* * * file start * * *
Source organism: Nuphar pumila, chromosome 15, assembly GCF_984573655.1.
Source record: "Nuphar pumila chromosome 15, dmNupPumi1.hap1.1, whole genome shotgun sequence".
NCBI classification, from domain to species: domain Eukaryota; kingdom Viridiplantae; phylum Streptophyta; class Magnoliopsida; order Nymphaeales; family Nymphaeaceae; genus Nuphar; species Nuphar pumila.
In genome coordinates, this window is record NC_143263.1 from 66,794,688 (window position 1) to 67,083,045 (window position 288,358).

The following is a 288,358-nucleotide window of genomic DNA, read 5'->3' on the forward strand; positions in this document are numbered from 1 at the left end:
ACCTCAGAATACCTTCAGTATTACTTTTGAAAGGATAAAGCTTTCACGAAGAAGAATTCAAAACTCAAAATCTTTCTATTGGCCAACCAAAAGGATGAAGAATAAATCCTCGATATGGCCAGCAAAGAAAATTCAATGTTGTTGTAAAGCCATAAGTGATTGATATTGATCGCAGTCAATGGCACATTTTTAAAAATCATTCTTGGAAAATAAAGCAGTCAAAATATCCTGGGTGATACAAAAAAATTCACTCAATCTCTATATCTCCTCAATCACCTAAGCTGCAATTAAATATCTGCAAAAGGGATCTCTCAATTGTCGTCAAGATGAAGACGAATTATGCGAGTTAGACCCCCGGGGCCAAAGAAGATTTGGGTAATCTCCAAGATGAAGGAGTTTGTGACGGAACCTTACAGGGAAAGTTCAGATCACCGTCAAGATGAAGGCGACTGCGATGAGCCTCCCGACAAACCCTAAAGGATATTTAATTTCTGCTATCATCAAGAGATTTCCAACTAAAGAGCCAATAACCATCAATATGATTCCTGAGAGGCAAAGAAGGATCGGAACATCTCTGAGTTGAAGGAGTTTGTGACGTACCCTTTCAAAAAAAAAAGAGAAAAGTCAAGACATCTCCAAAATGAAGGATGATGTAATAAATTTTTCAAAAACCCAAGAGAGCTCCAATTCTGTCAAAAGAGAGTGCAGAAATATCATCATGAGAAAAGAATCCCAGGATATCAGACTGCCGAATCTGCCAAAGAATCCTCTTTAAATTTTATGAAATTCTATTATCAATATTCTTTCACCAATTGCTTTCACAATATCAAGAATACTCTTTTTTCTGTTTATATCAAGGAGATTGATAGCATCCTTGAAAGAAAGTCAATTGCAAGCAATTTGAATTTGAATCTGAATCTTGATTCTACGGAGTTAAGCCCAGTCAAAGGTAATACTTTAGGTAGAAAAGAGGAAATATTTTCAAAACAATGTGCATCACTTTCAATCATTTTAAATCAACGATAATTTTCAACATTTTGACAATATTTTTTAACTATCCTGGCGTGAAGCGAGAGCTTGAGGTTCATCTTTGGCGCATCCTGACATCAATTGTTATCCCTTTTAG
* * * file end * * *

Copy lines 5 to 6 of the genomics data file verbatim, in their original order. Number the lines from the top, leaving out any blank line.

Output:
The following is a 288,358-nucleotide window of genomic DNA, read 5'->3' on the forward strand; positions in this document are numbered from 1 at the left end:
ACCTCAGAATACCTTCAGTATTACTTTTGAAAGGATAAAGCTTTCACGAAGAAGAATTCAAAACTCAAAATCTTTCTATTGGCCAACCAAAAGGATGAAGAATAAATCCTCGATATGGCCAGCAAAGAAAATTCAATGTTGTTGTAAAGCCATAAGTGATTGATATTGATCGCAGTCAATGGCACATTTTTAAAAATCATTCTTGGAAAATAAAGCAGTCAAAATATCCTGGGTGATACAAAAAAATTCACTCAATCTCTATATCTCCTCAATCACCTAAGCTGCAATTAAATATCTGCAAAAGGGATCTCTCAATTGTCGTCAAGATGAAGACGAATTATGCGAGTTAGACCCCCGGGGCCAAAGAAGATTTGGGTAATCTCCAAGATGAAGGAGTTTGTGACGGAACCTTACAGGGAAAGTTCAGATCACCGTCAAGATGAAGGCGACTGCGATGAGCCTCCCGACAAACCCTAAAGGATATTTAATTTCTGCTATCATCAAGAGATTTCCAACTAAAGAGCCAATAACCATCAATATGATTCCTGAGAGGCAAAGAAGGATCGGAACATCTCTGAGTTGAAGGAGTTTGTGACGTACCCTTTCAAAAAAAAAAGAGAAAAGTCAAGACATCTCCAAAATGAAGGATGATGTAATAAATTTTTCAAAAACCCAAGAGAGCTCCAATTCTGTCAAAAGAGAGTGCAGAAATATCATCATGAGAAAAGAATCCCAGGATATCAGACTGCCGAATCTGCCAAAGAATCCTCTTTAAATTTTATGAAATTCTATTATCAATATTCTTTCACCAATTGCTTTCACAATATCAAGAATACTCTTTTTTCTGTTTATATCAAGGAGATTGATAGCATCCTTGAAAGAAAGTCAATTGCAAGCAATTTGAATTTGAATCTGAATCTTGATTCTACGGAGTTAAGCCCAGTCAAAGGTAATACTTTAGGTAGAAAAGAGGAAATATTTTCAAAACAATGTGCATCACTTTCAATCATTTTAAATCAACGATAATTTTCAACATTTTGACAATATTTTTTAACTATCCTGGCGTGAAGCGAGAGCTTGAGGTTCATCTTTGGCGCATCCTGACATCAATTGTTATCCCTTTTAG